Dubai: When Leander Paes made his debut as a callow 17-year-old in the Davis Cup in 1990 – the world was a different place. The Berlin Wall had been brought down only the year before, India were yet to undertake the journey in economic reforms under a certain Dr Manmohan Singh while mobile phones were unheard of in this part of the world.
Put yourself in a time machine three decades forward and you still see Paes stomping around the court – one more time for his farewell season which the star himself has named #Onelastroar. He is now a 46-year-old well-groomed man, a hint of a pot belly perhaps the only concession to age, but still ploughing on with the same amount of earnestness – after 18 Grand Slam doubles titles, a record number of Davis Cup wins and representing the country in seven Olympics (yes, that’s right). He is also India’s only Olympic medallist in tennis.
Now, how is that for longevity?
If you are looking at our all-time great singles players, Ramanathan Krishnan would come first, followed by Vijay Amritraj and then Leander
‘’It’s a bittersweet experience to eventually call it a day. However, I will be very much associated with the game,’’ Leander said during a chat on the phone with Gulf News. “It will be a payback time for me now as my aim is to make India a healthy nation and help build future champions,’’ he said.
As Paes began the last leg of his glorious, eventful – albeit often controversial – part of his career, the inevitable question that may concern the tennis fan is that is he India’s best-ever tennis player?
Zeeshan Ali, the current Indian Davis Cup coach and who was Leander’s senior partner when he made his Davis Cup debut, was quite objective in his assessment. ‘’If you are looking at our all-time great singles players, Ramanathan Krishnan would come first, followed by Vijay Amritraj and then Leander,” he said. “However, if you are looking at the greatest Davis Cup and doubles player, then my answer is Leander without a doubt.”
The last roar has not begun on a particularly promising note so far – but for Leander, it’s more about an opportunity to say thank you to his fans than anything chasing personal glory. He and Jelena Ostapenko, who were wild card entries in mixed doubles of Australian Open, bowed out in the second round. But Melbourne Park holds a lot of pleasant memories for him anyway. “There is nothing left for me to achieve. I made my Grand Slam debut as a junior in Australian Open in 1989. So in effect, I was fortunate to be playing there across five decades — the 1980s, 1990s, the new millennium, 2010 decade and now 2020,” said Leander.
It’s not without reason that Leander had been attributing his fitness and athleticism to the excellent genes that he had received from his parents – Dr Vece Paes and Jennifer Paes. Vece was a midfielder in the bronze-medal winning Indian hockey team at the 1972 Munich Olympics while mother captained the Indian basketball team in 1980 Asian Basketball Championship.
Born on June 17, 1973 in Kolkata, Leander started his schooling at La Martiniere Calcutta as he picked up a racket first at South Club – less than few kilometres from his home at 31 Beckbagan Row.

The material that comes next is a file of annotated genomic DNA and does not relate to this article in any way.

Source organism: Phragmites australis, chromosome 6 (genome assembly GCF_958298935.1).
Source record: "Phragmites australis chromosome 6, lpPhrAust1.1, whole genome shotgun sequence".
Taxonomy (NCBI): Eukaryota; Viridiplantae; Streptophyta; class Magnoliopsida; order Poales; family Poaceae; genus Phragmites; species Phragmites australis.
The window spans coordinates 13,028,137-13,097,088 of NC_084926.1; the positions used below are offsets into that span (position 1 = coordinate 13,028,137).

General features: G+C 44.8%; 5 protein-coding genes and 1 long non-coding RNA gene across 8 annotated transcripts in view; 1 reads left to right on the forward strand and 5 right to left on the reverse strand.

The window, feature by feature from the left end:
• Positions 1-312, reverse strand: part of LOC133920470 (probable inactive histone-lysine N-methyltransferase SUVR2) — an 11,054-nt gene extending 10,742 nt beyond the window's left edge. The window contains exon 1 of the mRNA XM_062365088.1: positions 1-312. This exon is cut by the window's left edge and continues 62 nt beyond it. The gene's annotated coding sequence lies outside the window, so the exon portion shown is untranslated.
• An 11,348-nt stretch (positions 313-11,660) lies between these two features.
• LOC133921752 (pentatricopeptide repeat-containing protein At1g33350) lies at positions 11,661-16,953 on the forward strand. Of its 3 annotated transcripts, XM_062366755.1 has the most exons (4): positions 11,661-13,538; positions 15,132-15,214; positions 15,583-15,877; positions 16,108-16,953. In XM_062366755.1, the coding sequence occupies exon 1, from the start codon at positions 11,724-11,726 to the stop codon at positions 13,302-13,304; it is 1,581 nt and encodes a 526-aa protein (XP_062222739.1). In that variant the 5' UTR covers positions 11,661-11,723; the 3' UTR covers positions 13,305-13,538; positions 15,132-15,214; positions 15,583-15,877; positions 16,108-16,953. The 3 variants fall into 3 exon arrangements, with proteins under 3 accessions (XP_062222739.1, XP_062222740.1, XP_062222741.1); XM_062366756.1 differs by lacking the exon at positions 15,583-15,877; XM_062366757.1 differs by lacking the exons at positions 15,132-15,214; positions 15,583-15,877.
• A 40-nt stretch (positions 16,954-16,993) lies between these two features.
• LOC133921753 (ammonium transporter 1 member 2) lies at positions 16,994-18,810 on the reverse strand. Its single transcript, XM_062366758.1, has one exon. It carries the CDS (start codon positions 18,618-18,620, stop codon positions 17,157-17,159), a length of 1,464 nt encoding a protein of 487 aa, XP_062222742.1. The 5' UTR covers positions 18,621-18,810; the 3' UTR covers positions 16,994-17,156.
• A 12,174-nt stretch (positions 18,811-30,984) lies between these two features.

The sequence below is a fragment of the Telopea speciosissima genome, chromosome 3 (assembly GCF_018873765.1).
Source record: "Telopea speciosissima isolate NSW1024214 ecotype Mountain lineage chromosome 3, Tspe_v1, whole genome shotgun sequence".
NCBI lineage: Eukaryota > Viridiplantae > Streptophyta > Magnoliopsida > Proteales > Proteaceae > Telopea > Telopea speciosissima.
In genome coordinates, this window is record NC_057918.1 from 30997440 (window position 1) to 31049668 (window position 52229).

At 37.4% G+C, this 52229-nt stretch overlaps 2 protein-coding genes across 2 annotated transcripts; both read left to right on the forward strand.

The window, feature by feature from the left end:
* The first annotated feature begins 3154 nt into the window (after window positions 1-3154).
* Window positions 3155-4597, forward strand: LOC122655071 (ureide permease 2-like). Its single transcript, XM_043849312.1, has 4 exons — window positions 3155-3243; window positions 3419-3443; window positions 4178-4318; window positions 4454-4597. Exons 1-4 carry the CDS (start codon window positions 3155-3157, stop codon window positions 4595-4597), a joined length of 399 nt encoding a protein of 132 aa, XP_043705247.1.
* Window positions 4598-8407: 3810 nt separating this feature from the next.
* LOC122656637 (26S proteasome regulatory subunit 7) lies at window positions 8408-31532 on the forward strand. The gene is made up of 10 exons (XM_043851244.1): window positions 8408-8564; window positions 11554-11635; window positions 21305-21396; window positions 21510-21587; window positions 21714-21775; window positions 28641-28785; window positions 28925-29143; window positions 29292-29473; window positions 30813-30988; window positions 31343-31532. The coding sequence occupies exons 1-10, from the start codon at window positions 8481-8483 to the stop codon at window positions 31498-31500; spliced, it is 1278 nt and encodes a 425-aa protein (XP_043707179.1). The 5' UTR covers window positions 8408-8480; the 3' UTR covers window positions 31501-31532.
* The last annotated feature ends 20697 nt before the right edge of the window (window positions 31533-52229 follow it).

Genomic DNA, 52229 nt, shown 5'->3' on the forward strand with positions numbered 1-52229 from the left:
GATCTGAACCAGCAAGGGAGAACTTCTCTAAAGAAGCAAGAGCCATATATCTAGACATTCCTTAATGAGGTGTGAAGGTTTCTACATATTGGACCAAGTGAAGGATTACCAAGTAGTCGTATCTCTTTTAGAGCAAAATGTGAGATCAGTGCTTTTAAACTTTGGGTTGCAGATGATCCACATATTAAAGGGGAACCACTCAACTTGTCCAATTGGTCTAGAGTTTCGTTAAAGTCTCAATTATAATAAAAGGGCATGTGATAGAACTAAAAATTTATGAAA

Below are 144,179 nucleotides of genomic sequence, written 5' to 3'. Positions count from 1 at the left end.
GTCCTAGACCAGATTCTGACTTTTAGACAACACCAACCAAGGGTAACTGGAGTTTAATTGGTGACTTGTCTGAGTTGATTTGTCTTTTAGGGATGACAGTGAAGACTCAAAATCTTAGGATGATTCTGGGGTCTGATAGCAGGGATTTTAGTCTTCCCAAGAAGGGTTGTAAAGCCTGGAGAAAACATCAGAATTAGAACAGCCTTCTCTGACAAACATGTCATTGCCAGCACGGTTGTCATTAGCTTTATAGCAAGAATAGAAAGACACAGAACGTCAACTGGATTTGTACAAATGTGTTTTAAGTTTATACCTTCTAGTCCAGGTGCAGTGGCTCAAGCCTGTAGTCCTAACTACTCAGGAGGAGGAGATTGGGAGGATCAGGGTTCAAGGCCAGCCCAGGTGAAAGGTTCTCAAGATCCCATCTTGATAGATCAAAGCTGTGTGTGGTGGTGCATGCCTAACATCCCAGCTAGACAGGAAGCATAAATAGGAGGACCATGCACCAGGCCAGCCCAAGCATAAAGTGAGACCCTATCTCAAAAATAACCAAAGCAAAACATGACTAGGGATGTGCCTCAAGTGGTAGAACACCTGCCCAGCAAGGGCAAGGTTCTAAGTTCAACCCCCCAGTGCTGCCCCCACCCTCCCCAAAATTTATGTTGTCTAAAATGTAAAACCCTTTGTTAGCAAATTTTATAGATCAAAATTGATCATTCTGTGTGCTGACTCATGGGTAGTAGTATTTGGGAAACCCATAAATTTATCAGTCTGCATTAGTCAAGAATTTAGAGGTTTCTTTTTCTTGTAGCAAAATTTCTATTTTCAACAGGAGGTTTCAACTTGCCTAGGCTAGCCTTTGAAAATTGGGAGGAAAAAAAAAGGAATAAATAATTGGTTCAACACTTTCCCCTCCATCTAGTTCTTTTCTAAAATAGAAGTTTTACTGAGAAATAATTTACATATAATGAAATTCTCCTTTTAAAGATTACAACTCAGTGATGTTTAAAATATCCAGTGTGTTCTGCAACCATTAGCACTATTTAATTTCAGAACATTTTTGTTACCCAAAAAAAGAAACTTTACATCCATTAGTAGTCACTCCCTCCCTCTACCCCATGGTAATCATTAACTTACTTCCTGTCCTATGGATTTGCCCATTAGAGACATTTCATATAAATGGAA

“Leander was a precocious athlete,” recalled his father Vece - a friend, philosopher and guide to the player - in an interview with Gulf News. “By the age of four, he could swim and cycle and at the age of five, he had developed his skills in soccer and tennis besides cricket, hockey and rugby. He was crazy about sport and even slept with his football boots and tennis rackets on his pillow. Soccer was his first love. Unfortunately, he had convulsions at the age of nine and had to give up contact sports.”
Under the watchful eyes of the Ali brothers, Akhtar and Anwar, a young Paes began his hitting at South Club and advisory sessions with former Premjit Lal, another Indian tennis legend from Kolkata. In 1985 at the age of 12, Leander was selected for the Britannia Amritraj Tennis Academy (BAT) in Chennai. It was an emotional choice for Leander to leave the family to join BAT – but their programme was the best available in the country.
Success in the domestic tournaments followed and the conservative sports media in Chennai sat up to take notice of this lithe kid who used to represent the Madras Christian College. The defining year came in 1990 where Leander reached the finals of the Australian Open juniors, represented India in the Davis Cup against Japan and won Wimbledon juniors to end the year as the joint world No. 1 junior.
Tryst with Olympics
When Leander took part in his first Olympics at Barcelona in 1992 as a 19-year-old and lost in doubles quarter finals with Ramesh Krishnan – there was no way one would dream that he could be looking at a potential eighth Olympics appearance at Tokyo one day.
Olympic records reveal that there have been only a handful of athletes who have participated in more Games than Leander, such as Canada’s Ian Miller (equestrian, 10 Olympic Games), Austria’s sailor Hubert Raudaschl and Latvian shooter Afanasijs Kuzmins (representing Soviet Union until 1988) who took part in nine Games each. Giving the trio their due, it must be however said Leander is in a different league as he participated in a physical sport for 10 months in a year.
The sight of an overwhelmed Leander on the podium after winning the Olympics bronze in Atlanta in 1996 – the first Indian to win an individual Olympic medal since wrestler K.D. Jadav won a bronze in
1952 – pitched him to the status of a national hero. The sheer passion of seeing the tricolour flutter has seen Leander relentlessly pursuing the national duty across the decades – be it Olympics, Asian Games or the Davis Cup.
‘’Having been a part of his journey over the last 31 years, I am amazed at the intensity he still brings in playing for the country. He has always been available to play for India, while stars like him have often dropped out of team events like Davis Cup to prioritise on the Tour,’’ Zeeshan Ali noted.
A Davis Cup legend
It’s a no-brainer that for all of Leander’s doubles exploits in the Grand Slams or an enduring journey through the history of Olympics, it’s the Davis Cup stage where he has walked the tallest. He was hugely instrumental in taking India to the semi-finals in 1993 with huge upsets against Switzerland and France, eventually losing to Australia in the final.
A look at some of his scalps in this team event will tell its own story as to how Leander often punched above his weight to puncture bigger reputations: French duo of Arnaud Boetsch and Henri Leconte (1993), South Africa’s Wayne Fereira (’94),Croatia’s Goran Ivanisevic (’95), Dutchman Jan Siemerink (’95) and Jiri Novak (’97).